Do you think that was a necessity in proving his premise--that crappy videos make sales?

          Edit: Wow, for some reason the above sounds like sarcasm to me when I read it. I am actually asking, not being sarcastic.
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            • Profile picture of the author The Copy Nazi
              Banned
              Originally Posted by Mr. Subtle View Post





              .
              Yes but the point is he already had a track record - and there was a pre-launch beat up. If Jo Blogger tried to do the same, I daresay it wouldn't work so well.

              You're right about the Deiss one. I found it straight out irritating. And it went on and on. Like a boring slide show - remember them? Perhaps you're too young. But I don't care how good the photography is...slide shows are boring.
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  • Profile picture of the author ScoTech
    Has anyone experimented with short videos strategically placed throughout a long copy letter? This might let people scroll through and read or watch only what they want to. Any thoughts.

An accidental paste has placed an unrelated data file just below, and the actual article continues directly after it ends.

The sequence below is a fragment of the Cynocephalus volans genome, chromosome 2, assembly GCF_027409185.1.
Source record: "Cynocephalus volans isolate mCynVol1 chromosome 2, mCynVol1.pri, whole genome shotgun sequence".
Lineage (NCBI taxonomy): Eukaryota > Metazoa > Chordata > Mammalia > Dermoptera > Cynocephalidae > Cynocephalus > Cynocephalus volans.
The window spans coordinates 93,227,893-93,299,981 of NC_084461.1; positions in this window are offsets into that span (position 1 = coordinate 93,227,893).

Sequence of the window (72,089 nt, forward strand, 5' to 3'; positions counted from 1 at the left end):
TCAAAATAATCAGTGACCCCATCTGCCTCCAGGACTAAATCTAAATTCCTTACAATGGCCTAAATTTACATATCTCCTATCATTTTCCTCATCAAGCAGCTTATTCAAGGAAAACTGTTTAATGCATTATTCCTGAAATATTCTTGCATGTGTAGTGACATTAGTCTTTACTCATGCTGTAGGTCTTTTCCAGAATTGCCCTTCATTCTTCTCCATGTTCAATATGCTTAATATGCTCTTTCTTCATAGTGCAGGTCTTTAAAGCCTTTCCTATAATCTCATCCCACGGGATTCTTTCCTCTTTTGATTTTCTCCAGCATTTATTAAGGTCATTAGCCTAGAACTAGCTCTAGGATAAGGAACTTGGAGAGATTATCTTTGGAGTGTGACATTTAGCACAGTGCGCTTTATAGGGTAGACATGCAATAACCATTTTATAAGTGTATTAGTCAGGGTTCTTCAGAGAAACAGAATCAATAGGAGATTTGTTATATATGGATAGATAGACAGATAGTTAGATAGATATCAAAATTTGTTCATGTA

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  • Animated slide shows. Got it. Makes sense.

    Of course Andy was a video editor before he and Audrey started A2Artifacts and long before Stompernet. The boy has mad skilz.

    Now it makes me wish I had paid more attention when he was launching Video Boss. I would like to have grabbed those videos myself. Might have even popped for the $2K product.

    I just checked and, as I expected from Subtle's comment, Keynote only runs on Macs. It looks like there are a number of animation tutorials online for PPT, but it looks like a big hassle to me. I think I will hire someone to do this if I want it done.
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    • Profile picture of the author Mr. Subtle
      Originally Posted by Kevin-VirtualProfitCenter View Post

      I just checked and, as I expected from Subtle's comment, Keynote only runs on Macs. It looks like there are a number of animation tutorials online for PPT, but it looks like a big hassle to me. I think I will hire someone to do this if I want it done.